Sexual difficulties may begin early in a person’s life, or they may develop after an individual has previously experienced enjoyable and satisfying sex. A problem may develop gradually over time, or may occur suddenly as a total or partial inability to participate in one or more stages of the sexual act. The causes of sexual difficulties can be physical, psychological, or both.
- Physical causes: Many physical and/or medical conditions can cause problems with sexual function. These conditions include diabetes, heart and vascular (blood vessel) disease, neurological disorders, hormonal imbalances, chronic diseases such as kidney or liver failure, and alcoholism and drug abuse. In addition, the side effects of certain medications, including some antidepressant drugs, can affect sexual desire and function.
- Psychological causes: These include work-related stress and anxiety, concern about sexual performance, marital or relationship problems, depression, feelings of guilt, and the effects of a past sexual trauma.
Emotional factors affecting sex include both interpersonal problems and psychological problems within the individual. Interpersonal problems include marital or relationship problems, or lack of trust and open communication between partners. Personal psychological problems include depression, sexual fears or guilt, or past sexual trauma.
Types of sexual dysfunction
Sexual dysfunction generally is classified into four categories:
- Desire disorders – lack of sexual desire or interest in sex.
- Arousal disorders – inability to become physically aroused or excited during sexual activity. These include erectile dysfunction or prostate cancer.
- Orgasm disorders – delay or absence of orgasm (climax). See also premature ejaculation.
- Pain disorders – Pain during intercourse. Disorders could be classified as prostatitis, kidney or even bladder problems.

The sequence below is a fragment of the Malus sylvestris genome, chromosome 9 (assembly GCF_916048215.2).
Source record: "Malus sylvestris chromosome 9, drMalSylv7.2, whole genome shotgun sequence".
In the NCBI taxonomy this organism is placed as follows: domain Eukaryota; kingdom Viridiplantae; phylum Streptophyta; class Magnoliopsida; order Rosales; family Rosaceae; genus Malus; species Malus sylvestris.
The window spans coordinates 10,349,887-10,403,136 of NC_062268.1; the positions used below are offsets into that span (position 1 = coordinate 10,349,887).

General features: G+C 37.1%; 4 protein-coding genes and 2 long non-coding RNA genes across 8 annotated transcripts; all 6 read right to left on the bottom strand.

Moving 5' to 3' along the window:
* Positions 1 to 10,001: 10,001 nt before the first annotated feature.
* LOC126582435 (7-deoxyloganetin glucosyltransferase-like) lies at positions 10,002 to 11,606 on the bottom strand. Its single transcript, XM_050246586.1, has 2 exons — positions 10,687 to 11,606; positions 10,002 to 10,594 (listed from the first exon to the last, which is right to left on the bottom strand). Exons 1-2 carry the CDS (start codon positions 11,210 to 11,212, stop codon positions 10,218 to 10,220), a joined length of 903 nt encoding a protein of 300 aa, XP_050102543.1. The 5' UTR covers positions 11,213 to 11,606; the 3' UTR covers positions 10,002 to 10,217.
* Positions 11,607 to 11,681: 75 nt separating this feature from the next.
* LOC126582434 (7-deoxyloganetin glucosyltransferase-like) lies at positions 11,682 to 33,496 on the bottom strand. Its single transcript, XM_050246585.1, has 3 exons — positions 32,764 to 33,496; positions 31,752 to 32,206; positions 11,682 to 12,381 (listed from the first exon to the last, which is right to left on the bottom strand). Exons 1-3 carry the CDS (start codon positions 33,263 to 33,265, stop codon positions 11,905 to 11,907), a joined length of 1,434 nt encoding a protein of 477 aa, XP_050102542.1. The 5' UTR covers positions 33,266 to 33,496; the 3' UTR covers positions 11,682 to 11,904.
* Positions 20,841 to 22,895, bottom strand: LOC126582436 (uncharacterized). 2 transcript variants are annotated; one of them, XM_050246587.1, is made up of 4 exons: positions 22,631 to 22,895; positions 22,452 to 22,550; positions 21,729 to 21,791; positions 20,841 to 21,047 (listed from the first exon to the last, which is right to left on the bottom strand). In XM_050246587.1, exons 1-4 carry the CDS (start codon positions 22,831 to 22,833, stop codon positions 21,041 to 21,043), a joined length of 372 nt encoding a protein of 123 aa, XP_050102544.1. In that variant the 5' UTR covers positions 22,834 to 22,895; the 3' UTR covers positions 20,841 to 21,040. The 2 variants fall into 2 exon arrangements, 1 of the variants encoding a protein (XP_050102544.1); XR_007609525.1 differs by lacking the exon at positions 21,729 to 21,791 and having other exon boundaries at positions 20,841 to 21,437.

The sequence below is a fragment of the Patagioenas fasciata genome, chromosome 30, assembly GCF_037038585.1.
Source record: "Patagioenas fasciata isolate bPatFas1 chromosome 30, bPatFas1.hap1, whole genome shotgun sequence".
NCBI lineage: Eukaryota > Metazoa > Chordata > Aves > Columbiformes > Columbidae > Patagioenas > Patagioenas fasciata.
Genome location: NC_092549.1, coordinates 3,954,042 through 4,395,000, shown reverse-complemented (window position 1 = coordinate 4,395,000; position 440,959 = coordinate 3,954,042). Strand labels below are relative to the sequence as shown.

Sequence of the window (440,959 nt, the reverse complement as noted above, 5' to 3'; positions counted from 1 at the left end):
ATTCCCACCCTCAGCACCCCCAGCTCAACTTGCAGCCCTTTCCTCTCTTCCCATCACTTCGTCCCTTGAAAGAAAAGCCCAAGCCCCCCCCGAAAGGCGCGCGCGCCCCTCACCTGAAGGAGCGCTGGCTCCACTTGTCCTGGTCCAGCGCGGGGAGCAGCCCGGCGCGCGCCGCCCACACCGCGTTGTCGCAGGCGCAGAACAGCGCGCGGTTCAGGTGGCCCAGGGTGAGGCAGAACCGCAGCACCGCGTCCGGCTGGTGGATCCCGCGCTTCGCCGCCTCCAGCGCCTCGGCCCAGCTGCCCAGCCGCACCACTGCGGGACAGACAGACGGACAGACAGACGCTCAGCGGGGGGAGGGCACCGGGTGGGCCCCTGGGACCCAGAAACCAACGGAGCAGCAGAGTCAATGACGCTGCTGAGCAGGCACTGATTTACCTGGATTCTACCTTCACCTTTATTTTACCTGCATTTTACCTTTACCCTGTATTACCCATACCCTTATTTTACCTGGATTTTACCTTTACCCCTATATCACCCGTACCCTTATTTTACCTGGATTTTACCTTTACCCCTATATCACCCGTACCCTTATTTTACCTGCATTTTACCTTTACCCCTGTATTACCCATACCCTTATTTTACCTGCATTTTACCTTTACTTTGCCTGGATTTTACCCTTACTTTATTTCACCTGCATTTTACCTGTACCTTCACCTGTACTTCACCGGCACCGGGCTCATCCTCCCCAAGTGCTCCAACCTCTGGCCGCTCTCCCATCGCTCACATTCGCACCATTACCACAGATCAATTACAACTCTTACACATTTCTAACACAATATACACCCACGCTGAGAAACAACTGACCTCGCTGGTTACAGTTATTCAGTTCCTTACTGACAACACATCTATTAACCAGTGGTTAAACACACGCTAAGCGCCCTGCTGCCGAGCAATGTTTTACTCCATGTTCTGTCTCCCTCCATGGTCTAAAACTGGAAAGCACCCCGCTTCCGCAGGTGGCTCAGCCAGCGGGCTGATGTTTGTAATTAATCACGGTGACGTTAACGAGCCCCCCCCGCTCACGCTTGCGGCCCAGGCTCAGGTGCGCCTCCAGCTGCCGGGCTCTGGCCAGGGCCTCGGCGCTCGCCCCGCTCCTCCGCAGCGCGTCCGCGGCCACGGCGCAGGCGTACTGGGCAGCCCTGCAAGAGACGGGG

Prostate cancer could have all or more than one of these effects. Contact us immediately if you have any of these symptoms, so our expert urologists can look into the problem.
Open, informative, and accurate communication regarding sexual issues and body image between parents and their children may prevent children from developing anxiety or guilt about sex, and may help them develop healthy sexual relationships.
Review all medications, both prescription and over-the-counter, for possible side effects that relate to sexual dysfunction. Avoiding drug and alcohol abuse will also help prevent sexual dysfunction.
Couples who are open and honest about their sexual preferences and feelings are more likely to avoid some sexual dysfunction. One partner should, ideally, be able to communicate desires and preferences to the other partner.
People who are victims of sexual trauma, such as sexual abuse or rape at any age, are urged to seek psychiatric advice. Individual counseling with an expert in trauma may prove beneficial in allowing sexual abuse victims to overcome sexual difficulties and enjoy voluntary sexual experiences with a chosen partner.
Men or women:
- Inability to feel aroused
- Lack of interest in sex (loss of libido)
- Pain with intercourse (much less common in men than women)
- Delay or absence of ejaculation, despite adequate stimulation
- Inability to control timing of ejaculation
- Inability to get an erection
- Inability to keep an erection adequately for intercourse
- Burning pain on the vulva or in the vagina with contact to those areas
- Inability to reach orgasm
- Inability to relax vaginal muscles enough to allow intercourse
- Inadequate vaginal lubrication before and during intercourse
- Low libido due to physical/hormonal problems, psychological problems, or relationship problems
Signs & Tests
The health care provider will investigate any physical problems and conduct tests based on the particular type of sexual dysfunction you’re experiencing. In any case, a complete medical history should be taken and physical examination should be done to:
- Highlight possible fears, anxieties, or guilt specific to sexual behaviors or performance
- Identify predisposing illness or conditions
- Uncover any history of prior sexual trauma
A physical examination of both the partners should include the whole body and not be limited to the reproductive system.
Some forms of sexual dysfunction may cause infertility.
Persistent sexual dysfunction may cause depression in some individuals. The importance of the disorder to the individual (and couple, when applicable) needs to be determined. Decreased sexual function is important only if it is a cause of concern for the couple. Sexual dysfunction that is not addressed adequately may lead to conflicts or potential breakups.